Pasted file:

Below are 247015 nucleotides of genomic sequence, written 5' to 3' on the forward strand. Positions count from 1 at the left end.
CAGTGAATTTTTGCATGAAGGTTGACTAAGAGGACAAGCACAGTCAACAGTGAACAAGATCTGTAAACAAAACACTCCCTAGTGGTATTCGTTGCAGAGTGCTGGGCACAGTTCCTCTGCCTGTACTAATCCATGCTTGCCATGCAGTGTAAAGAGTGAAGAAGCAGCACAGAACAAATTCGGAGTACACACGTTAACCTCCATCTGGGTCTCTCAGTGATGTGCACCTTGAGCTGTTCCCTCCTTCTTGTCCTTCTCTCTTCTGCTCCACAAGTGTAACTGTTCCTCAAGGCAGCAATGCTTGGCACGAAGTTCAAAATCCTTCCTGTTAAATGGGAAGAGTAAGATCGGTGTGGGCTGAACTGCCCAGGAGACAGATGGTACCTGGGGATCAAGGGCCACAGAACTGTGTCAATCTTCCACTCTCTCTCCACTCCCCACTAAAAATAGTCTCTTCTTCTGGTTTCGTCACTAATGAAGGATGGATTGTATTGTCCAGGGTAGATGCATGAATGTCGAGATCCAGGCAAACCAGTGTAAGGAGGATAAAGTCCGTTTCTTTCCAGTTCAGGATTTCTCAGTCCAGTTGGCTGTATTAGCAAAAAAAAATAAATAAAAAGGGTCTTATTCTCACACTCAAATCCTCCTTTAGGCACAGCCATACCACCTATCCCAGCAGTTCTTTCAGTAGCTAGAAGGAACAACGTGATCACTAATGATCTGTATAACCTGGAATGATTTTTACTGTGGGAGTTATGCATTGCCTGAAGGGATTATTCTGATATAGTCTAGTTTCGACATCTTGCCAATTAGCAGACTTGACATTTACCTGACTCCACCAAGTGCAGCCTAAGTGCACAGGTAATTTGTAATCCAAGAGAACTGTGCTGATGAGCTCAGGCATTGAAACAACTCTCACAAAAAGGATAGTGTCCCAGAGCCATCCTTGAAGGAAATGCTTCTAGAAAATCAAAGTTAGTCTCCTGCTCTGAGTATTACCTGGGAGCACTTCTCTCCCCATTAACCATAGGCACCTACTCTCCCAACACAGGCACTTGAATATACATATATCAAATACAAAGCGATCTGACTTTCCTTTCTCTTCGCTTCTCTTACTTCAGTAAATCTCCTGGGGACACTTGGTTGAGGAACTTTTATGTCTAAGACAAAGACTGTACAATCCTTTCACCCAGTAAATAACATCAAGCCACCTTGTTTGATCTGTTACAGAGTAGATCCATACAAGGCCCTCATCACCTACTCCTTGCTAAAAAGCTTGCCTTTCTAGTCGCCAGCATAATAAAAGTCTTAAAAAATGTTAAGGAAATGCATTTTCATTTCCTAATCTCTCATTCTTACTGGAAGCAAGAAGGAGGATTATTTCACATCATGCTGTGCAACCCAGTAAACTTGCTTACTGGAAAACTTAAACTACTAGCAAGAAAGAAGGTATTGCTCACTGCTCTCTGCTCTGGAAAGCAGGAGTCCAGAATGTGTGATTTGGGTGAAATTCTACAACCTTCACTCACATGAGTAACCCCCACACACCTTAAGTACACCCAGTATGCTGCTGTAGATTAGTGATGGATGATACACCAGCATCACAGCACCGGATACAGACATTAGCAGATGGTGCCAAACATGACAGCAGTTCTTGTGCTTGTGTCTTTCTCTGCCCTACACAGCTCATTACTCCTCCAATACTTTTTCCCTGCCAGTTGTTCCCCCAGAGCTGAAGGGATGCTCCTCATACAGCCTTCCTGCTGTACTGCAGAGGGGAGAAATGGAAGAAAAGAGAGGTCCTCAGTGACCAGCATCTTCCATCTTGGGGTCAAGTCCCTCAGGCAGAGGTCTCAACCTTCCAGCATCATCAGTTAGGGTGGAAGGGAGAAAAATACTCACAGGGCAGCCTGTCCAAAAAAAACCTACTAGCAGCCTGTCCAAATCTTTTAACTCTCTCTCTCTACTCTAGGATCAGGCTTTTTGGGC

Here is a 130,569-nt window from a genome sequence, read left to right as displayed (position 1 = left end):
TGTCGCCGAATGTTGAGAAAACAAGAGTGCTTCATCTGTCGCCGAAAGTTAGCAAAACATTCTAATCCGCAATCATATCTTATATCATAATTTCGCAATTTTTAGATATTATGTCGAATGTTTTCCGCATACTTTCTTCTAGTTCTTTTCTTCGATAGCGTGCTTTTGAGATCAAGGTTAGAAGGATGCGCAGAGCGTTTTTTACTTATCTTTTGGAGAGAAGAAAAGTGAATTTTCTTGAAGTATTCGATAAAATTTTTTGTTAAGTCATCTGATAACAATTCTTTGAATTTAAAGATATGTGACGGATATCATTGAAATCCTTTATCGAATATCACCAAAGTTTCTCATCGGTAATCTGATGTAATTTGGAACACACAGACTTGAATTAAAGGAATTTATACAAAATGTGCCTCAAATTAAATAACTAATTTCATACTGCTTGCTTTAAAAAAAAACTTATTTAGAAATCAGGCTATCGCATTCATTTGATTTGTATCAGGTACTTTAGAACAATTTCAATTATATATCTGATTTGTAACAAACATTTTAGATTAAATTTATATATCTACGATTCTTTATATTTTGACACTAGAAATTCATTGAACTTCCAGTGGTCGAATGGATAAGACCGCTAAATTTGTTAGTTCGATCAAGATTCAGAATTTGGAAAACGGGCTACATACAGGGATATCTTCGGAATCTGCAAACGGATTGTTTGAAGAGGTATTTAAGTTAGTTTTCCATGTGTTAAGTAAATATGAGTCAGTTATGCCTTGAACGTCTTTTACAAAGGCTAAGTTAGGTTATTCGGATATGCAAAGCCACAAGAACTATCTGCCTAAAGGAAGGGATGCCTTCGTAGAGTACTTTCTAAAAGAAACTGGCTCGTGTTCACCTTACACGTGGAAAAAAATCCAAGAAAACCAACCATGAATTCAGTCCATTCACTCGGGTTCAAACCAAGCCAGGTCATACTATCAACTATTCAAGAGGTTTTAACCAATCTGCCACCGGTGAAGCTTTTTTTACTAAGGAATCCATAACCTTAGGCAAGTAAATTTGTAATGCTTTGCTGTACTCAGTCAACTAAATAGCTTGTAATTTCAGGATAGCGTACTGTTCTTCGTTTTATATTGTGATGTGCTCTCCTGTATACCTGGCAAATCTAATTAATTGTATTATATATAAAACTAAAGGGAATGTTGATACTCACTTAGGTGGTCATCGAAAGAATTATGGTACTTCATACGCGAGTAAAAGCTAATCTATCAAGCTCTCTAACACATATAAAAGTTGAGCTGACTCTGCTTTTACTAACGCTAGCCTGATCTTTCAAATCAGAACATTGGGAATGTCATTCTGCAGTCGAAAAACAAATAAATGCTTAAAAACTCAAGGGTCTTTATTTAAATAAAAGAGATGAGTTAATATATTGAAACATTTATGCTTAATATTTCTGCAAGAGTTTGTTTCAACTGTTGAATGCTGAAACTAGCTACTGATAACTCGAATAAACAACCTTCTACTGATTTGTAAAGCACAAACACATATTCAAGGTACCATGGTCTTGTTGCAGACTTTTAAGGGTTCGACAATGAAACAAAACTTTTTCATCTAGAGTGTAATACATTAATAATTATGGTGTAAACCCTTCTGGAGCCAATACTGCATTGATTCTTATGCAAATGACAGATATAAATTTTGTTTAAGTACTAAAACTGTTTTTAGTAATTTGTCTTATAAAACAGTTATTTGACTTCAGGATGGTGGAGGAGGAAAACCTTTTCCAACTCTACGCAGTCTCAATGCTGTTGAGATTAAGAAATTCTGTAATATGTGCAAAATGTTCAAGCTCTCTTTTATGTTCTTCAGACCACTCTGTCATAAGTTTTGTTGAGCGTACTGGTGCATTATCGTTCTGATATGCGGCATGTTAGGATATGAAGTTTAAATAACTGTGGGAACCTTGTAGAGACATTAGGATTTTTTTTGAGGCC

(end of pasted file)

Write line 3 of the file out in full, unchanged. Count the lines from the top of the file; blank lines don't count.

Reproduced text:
Here is a 130,569-nt window from a genome sequence, read left to right as displayed (position 1 = left end):